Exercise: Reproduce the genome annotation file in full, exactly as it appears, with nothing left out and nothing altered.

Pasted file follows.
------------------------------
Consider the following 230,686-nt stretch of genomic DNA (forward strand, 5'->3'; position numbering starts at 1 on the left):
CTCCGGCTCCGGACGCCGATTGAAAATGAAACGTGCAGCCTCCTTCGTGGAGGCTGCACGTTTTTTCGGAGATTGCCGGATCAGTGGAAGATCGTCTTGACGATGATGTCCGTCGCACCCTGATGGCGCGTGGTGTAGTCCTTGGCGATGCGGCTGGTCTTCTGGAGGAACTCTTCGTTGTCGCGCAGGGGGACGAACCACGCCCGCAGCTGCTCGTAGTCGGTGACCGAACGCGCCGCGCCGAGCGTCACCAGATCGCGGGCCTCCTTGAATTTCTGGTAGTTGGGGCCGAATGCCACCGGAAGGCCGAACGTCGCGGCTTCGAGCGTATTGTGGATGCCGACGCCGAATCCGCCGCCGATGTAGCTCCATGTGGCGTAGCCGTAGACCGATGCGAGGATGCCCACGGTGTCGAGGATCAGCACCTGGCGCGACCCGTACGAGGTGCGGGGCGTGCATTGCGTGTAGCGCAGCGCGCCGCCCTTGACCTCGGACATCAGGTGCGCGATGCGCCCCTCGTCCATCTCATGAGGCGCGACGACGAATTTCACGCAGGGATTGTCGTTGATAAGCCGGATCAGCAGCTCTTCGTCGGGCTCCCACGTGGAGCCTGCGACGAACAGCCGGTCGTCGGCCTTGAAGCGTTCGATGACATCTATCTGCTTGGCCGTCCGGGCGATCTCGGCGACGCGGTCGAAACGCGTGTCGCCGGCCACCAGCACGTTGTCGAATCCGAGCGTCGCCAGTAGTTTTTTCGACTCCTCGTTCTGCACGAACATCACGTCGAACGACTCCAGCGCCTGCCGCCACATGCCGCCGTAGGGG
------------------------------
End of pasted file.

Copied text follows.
Consider the following 230,686-nt stretch of genomic DNA (forward strand, 5'->3'; position numbering starts at 1 on the left):
CTCCGGCTCCGGACGCCGATTGAAAATGAAACGTGCAGCCTCCTTCGTGGAGGCTGCACGTTTTTTCGGAGATTGCCGGATCAGTGGAAGATCGTCTTGACGATGATGTCCGTCGCACCCTGATGGCGCGTGGTGTAGTCCTTGGCGATGCGGCTGGTCTTCTGGAGGAACTCTTCGTTGTCGCGCAGGGGGACGAACCACGCCCGCAGCTGCTCGTAGTCGGTGACCGAACGCGCCGCGCCGAGCGTCACCAGATCGCGGGCCTCCTTGAATTTCTGGTAGTTGGGGCCGAATGCCACCGGAAGGCCGAACGTCGCGGCTTCGAGCGTATTGTGGATGCCGACGCCGAATCCGCCGCCGATGTAGCTCCATGTGGCGTAGCCGTAGACCGATGCGAGGATGCCCACGGTGTCGAGGATCAGCACCTGGCGCGACCCGTACGAGGTGCGGGGCGTGCATTGCGTGTAGCGCAGCGCGCCGCCCTTGACCTCGGACATCAGGTGCGCGATGCGCCCCTCGTCCATCTCATGAGGCGCGACGACGAATTTCACGCAGGGATTGTCGTTGATAAGCCGGATCAGCAGCTCTTCGTCGGGCTCCCACGTGGAGCCTGCGACGAACAGCCGGTCGTCGGCCTTGAAGCGTTCGATGACATCTATCTGCTTGGCCGTCCGGGCGATCTCGGCGACGCGGTCGAAACGCGTGTCGCCGGCCACCAGCACGTTGTCGAATCCGAGCGTCGCCAGTAGTTTTTTCGACTCCTCGTTCTGCACGAACATCACGTCGAACGACTCCAGCGCCTGCCGCCACATGCCGCCGTAGGGG